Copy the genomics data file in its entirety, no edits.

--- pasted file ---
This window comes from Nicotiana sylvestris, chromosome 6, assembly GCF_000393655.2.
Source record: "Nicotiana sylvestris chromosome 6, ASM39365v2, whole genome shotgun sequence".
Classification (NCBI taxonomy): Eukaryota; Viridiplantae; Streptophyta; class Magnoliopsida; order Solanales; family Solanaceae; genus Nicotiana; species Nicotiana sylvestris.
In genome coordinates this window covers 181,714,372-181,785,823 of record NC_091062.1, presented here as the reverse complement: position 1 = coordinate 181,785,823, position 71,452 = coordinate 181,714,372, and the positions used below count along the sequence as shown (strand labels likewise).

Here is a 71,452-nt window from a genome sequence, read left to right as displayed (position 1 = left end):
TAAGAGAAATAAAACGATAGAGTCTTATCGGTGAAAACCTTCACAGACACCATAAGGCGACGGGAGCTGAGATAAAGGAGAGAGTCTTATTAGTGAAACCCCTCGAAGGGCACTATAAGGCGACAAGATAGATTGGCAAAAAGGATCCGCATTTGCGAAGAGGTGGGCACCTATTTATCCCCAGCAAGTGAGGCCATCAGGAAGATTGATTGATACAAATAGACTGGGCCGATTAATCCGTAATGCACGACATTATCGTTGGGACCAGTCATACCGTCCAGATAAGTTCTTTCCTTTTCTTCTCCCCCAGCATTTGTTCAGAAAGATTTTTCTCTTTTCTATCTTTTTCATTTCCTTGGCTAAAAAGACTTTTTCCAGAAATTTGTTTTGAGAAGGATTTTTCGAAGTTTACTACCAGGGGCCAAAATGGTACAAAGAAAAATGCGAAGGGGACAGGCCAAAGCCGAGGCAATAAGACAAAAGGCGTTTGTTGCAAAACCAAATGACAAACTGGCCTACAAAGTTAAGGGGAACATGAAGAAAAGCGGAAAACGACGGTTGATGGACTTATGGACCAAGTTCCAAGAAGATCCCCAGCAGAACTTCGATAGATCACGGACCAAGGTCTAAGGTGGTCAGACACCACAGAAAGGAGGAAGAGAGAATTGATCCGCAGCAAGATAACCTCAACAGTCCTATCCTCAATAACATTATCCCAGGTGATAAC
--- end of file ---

This window comes from Nicotiana sylvestris, chromosome 6, assembly GCF_000393655.2.
Source record: "Nicotiana sylvestris chromosome 6, ASM39365v2, whole genome shotgun sequence".
Classification (NCBI taxonomy): Eukaryota; Viridiplantae; Streptophyta; class Magnoliopsida; order Solanales; family Solanaceae; genus Nicotiana; species Nicotiana sylvestris.
In genome coordinates this window covers 181,714,372-181,785,823 of record NC_091062.1, presented here as the reverse complement: position 1 = coordinate 181,785,823, position 71,452 = coordinate 181,714,372, and the positions used below count along the sequence as shown (strand labels likewise).

Here is a 71,452-nt window from a genome sequence, read left to right as displayed (position 1 = left end):
TAAGAGAAATAAAACGATAGAGTCTTATCGGTGAAAACCTTCACAGACACCATAAGGCGACGGGAGCTGAGATAAAGGAGAGAGTCTTATTAGTGAAACCCCTCGAAGGGCACTATAAGGCGACAAGATAGATTGGCAAAAAGGATCCGCATTTGCGAAGAGGTGGGCACCTATTTATCCCCAGCAAGTGAGGCCATCAGGAAGATTGATTGATACAAATAGACTGGGCCGATTAATCCGTAATGCACGACATTATCGTTGGGACCAGTCATACCGTCCAGATAAGTTCTTTCCTTTTCTTCTCCCCCAGCATTTGTTCAGAAAGATTTTTCTCTTTTCTATCTTTTTCATTTCCTTGGCTAAAAAGACTTTTTCCAGAAATTTGTTTTGAGAAGGATTTTTCGAAGTTTACTACCAGGGGCCAAAATGGTACAAAGAAAAATGCGAAGGGGACAGGCCAAAGCCGAGGCAATAAGACAAAAGGCGTTTGTTGCAAAACCAAATGACAAACTGGCCTACAAAGTTAAGGGGAACATGAAGAAAAGCGGAAAACGACGGTTGATGGACTTATGGACCAAGTTCCAAGAAGATCCCCAGCAGAACTTCGATAGATCACGGACCAAGGTCTAAGGTGGTCAGACACCACAGAAAGGAGGAAGAGAGAATTGATCCGCAGCAAGATAACCTCAACAGTCCTATCCTCAATAACATTATCCCAGGTGATAAC